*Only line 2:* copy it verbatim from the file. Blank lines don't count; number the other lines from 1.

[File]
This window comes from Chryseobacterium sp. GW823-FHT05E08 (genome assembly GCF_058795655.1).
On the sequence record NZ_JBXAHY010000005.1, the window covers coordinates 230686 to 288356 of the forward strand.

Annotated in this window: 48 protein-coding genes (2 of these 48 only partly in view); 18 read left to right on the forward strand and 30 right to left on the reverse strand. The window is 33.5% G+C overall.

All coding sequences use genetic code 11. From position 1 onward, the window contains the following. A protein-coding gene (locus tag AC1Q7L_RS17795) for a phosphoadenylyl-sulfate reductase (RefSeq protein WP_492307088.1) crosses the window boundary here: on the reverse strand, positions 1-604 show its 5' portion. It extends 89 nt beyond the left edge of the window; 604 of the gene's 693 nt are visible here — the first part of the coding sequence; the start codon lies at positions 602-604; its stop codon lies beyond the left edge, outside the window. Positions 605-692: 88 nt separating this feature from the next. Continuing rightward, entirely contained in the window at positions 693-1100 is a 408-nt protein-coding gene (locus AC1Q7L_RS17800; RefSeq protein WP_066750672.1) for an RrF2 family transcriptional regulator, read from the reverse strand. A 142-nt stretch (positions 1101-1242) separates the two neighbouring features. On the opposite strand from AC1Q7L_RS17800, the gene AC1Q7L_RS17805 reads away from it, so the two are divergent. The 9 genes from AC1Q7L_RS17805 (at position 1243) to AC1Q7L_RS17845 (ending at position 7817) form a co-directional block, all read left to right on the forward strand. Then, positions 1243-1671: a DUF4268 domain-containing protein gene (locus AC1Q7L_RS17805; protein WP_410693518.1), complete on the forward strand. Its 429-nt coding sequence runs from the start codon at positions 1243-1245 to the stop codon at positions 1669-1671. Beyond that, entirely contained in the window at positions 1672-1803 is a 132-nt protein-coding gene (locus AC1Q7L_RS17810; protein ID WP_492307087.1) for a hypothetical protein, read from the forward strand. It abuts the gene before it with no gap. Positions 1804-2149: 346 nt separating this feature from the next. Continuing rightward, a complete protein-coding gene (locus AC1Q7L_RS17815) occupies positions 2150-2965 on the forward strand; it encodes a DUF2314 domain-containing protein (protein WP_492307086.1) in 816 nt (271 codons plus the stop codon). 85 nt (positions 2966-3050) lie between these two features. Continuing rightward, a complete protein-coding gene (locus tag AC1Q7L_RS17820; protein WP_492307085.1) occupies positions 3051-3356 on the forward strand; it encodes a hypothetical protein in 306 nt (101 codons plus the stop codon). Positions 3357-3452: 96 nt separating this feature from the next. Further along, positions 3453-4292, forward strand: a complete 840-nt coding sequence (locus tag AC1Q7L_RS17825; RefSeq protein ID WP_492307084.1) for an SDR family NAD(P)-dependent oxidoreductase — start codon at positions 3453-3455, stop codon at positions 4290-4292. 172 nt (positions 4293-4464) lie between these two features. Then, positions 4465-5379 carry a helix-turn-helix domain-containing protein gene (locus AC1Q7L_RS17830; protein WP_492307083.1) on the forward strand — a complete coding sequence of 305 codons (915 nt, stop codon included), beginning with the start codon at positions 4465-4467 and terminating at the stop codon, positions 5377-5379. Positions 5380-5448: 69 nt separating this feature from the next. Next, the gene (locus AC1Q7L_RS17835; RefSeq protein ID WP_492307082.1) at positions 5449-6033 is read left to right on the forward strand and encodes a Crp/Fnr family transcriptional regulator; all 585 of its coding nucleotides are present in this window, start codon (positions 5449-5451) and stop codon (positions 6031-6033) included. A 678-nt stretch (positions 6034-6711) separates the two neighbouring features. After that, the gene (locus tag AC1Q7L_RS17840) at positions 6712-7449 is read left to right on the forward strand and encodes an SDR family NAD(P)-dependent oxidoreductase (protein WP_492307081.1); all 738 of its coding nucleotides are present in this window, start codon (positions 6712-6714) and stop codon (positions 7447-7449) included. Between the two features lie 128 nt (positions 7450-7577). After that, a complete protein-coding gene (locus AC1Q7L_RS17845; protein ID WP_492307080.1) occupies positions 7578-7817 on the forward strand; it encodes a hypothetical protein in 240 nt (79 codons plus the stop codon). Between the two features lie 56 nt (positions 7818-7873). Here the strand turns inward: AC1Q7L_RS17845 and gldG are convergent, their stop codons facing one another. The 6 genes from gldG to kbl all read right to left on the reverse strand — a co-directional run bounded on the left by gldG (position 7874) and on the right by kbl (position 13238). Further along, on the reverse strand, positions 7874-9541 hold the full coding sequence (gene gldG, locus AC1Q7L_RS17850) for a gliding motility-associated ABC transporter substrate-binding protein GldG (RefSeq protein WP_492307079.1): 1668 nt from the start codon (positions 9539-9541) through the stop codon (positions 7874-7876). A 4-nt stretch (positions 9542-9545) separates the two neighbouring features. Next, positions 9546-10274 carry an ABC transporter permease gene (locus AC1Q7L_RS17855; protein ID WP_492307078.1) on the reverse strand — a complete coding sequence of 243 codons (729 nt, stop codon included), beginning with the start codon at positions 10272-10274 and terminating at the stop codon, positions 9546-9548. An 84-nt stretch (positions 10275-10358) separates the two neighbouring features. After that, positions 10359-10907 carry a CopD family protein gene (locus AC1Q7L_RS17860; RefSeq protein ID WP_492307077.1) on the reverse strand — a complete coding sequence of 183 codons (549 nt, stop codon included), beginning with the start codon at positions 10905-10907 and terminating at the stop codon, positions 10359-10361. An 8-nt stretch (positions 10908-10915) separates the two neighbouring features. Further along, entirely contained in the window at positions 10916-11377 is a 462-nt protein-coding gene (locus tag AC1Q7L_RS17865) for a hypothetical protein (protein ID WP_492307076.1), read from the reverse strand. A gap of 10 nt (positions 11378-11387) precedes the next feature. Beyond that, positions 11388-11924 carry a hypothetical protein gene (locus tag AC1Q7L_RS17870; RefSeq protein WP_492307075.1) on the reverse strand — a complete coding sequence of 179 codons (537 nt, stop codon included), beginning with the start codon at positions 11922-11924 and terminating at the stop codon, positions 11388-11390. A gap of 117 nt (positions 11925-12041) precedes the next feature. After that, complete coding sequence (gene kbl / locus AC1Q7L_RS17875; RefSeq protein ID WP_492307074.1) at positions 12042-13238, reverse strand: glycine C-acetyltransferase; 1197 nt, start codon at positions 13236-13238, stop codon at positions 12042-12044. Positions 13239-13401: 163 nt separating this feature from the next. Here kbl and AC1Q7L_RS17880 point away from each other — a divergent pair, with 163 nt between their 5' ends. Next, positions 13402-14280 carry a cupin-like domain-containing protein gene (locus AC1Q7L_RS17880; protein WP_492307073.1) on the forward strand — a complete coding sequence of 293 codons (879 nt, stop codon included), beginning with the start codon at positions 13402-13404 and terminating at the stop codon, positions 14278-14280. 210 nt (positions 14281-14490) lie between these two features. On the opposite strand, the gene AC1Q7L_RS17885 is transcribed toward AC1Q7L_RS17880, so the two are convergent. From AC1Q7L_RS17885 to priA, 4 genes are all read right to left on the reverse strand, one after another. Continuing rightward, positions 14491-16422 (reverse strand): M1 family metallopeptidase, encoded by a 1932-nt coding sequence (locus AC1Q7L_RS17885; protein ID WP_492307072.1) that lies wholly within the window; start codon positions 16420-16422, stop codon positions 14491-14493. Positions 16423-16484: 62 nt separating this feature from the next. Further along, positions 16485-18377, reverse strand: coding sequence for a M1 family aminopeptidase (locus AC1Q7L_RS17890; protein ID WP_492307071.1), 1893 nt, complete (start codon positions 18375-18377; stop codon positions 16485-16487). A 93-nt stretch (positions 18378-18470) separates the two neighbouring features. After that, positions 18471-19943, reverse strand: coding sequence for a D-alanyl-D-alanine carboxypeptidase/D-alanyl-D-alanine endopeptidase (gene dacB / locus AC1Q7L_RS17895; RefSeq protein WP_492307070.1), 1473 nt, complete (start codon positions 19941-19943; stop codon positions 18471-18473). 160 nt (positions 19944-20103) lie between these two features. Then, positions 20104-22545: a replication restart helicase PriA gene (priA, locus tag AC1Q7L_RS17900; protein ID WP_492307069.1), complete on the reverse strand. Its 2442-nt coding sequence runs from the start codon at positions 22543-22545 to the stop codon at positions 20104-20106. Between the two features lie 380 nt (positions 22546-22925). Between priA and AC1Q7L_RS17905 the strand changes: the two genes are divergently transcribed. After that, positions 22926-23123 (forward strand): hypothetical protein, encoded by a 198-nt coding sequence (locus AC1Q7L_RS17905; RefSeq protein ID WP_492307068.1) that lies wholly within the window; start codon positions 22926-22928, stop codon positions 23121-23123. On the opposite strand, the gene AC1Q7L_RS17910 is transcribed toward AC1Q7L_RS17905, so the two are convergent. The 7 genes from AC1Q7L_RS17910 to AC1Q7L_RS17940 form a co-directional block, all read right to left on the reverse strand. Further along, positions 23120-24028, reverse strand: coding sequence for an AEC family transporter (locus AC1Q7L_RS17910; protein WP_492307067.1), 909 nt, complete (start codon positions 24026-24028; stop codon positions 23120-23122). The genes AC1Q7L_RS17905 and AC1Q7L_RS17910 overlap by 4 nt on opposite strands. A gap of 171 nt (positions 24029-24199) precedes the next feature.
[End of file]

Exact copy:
On the sequence record NZ_JBXAHY010000005.1, the window covers coordinates 230686 to 288356 of the forward strand.